Oil prices dropped on Friday as a collapse in bond prices led to gains in the US dollar and expectations grew that with oil prices back above pre-pandemic levels, more supply is likely to return to the market.
Oil prices slid more than 1% on Friday, adding to overnight declines, on worries that refineries will take time to resume operations after the big freeze in the US South, creating a gap in demand, while OPEC+ supplies were expected to rise.
Asian shares advanced to record highs on Monday as successful coronavirus vaccine rollouts globally raise hopes of a rapid economic recovery amid new fiscal aid from Washington, while oil prices rose on heightened tensions in the Middle East.
Chairman of India’s state-run Hindustan Petroleum Corp. suggests that the country would not hesitate to resume crude imports from Iran once the United States eases its bans on Tehran and allows shipments to be purchased by Indian refineries.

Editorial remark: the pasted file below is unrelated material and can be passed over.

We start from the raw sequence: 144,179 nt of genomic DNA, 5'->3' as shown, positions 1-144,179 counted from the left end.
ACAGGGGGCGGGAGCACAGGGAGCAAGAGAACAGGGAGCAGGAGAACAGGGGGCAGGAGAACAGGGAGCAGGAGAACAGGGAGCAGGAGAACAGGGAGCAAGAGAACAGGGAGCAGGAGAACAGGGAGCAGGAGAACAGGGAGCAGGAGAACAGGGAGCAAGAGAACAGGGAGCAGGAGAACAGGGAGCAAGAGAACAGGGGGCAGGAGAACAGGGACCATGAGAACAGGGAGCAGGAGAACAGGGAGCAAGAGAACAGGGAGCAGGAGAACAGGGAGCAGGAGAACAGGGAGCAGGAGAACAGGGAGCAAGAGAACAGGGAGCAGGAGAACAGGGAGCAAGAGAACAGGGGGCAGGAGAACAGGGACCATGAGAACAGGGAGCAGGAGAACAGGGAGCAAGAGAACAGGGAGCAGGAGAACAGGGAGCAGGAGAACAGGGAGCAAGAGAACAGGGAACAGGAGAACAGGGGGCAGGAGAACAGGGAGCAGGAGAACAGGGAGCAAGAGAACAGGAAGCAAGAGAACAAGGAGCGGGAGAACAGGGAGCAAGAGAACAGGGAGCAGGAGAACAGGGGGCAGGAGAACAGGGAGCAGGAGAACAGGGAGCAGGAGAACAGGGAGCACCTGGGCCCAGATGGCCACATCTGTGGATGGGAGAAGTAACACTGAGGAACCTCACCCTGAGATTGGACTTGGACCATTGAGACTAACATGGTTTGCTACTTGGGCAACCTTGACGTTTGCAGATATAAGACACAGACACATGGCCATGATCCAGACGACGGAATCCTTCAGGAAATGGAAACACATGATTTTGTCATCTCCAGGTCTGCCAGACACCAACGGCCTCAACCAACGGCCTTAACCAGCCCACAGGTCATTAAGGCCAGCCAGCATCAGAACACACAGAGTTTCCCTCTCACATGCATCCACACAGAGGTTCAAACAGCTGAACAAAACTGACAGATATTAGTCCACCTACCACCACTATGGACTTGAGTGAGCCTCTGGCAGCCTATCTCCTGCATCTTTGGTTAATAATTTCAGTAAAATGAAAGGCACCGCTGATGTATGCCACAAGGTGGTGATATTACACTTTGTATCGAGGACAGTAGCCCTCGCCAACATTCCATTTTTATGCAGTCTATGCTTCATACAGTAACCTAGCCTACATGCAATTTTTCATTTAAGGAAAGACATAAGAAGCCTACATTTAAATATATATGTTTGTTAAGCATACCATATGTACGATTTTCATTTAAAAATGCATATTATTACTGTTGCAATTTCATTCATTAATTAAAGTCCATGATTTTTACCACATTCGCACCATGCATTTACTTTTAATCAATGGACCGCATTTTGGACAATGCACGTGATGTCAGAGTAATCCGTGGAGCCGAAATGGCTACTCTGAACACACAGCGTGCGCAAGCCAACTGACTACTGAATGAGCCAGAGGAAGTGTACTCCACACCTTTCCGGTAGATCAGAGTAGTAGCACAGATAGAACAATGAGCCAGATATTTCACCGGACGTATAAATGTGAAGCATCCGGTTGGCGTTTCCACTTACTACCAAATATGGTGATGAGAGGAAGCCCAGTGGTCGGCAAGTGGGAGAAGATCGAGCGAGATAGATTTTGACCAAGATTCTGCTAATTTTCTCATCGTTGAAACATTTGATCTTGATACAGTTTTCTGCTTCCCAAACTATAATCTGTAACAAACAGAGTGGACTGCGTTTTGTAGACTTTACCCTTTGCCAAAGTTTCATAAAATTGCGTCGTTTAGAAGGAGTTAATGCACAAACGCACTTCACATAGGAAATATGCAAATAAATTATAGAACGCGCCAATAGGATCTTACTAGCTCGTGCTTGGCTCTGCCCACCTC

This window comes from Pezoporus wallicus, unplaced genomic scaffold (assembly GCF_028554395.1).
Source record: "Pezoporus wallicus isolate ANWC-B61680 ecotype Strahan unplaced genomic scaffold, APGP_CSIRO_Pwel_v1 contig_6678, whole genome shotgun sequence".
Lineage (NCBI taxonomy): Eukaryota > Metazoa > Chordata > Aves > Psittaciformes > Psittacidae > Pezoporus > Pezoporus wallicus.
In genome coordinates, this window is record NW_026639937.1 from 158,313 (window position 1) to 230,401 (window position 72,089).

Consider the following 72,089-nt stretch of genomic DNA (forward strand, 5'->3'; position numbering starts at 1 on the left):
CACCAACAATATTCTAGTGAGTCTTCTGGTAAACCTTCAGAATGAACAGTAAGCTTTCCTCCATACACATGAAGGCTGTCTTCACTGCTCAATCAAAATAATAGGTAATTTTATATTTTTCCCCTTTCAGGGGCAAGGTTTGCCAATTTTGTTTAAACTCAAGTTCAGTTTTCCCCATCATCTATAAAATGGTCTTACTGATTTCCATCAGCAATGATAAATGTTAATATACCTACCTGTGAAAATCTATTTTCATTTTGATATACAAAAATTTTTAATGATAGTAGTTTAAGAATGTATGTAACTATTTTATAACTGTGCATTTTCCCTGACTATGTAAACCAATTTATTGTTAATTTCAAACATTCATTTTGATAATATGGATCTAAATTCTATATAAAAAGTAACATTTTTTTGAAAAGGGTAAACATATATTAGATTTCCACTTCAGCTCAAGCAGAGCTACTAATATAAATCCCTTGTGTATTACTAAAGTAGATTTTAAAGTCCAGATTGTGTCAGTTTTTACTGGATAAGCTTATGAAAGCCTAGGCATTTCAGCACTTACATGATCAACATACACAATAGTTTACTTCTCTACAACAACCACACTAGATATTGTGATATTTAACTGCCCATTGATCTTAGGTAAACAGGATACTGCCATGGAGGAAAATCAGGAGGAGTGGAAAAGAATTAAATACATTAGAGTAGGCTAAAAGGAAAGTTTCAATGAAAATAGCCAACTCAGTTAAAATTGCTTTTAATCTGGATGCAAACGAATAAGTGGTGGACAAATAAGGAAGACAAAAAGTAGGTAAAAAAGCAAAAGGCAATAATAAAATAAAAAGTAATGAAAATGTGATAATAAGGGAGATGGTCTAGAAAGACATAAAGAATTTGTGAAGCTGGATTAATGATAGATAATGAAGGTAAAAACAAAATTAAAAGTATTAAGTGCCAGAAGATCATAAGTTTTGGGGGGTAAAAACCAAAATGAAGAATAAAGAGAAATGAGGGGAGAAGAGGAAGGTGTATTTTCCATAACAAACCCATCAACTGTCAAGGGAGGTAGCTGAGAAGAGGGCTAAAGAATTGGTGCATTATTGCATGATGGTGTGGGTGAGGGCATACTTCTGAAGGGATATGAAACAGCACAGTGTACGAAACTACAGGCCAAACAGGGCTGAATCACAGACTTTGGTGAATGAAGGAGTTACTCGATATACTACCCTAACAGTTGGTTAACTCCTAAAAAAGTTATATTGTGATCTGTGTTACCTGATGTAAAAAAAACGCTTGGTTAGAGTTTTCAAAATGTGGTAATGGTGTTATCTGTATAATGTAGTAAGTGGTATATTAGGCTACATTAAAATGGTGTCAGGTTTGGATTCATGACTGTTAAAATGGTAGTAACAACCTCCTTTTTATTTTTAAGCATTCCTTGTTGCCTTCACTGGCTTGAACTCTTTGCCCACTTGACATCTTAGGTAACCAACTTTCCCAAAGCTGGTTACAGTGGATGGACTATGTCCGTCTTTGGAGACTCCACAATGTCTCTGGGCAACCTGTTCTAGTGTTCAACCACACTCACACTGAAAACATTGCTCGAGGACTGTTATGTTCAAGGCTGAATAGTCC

Oil prices climbed on Friday to their highest levels in a year, extending a run of strong gains on signs of economic growth in the United States and a continued commitment by producers to hold back crude supply.
Oil prices rose around 1% on Tuesday after major producers showed they were cutting crude output in line with their commitments on restraint, supporting a market thrown out of kilter by weak demand during the coronavirus pandemic.
Iran started extracting 65,000 barrels per day (bpd) of oil from Azar field which is its full capacity in the first development phase, said the managing director of Iran’s Oil Industries Engineering and Construction Company (OIEC).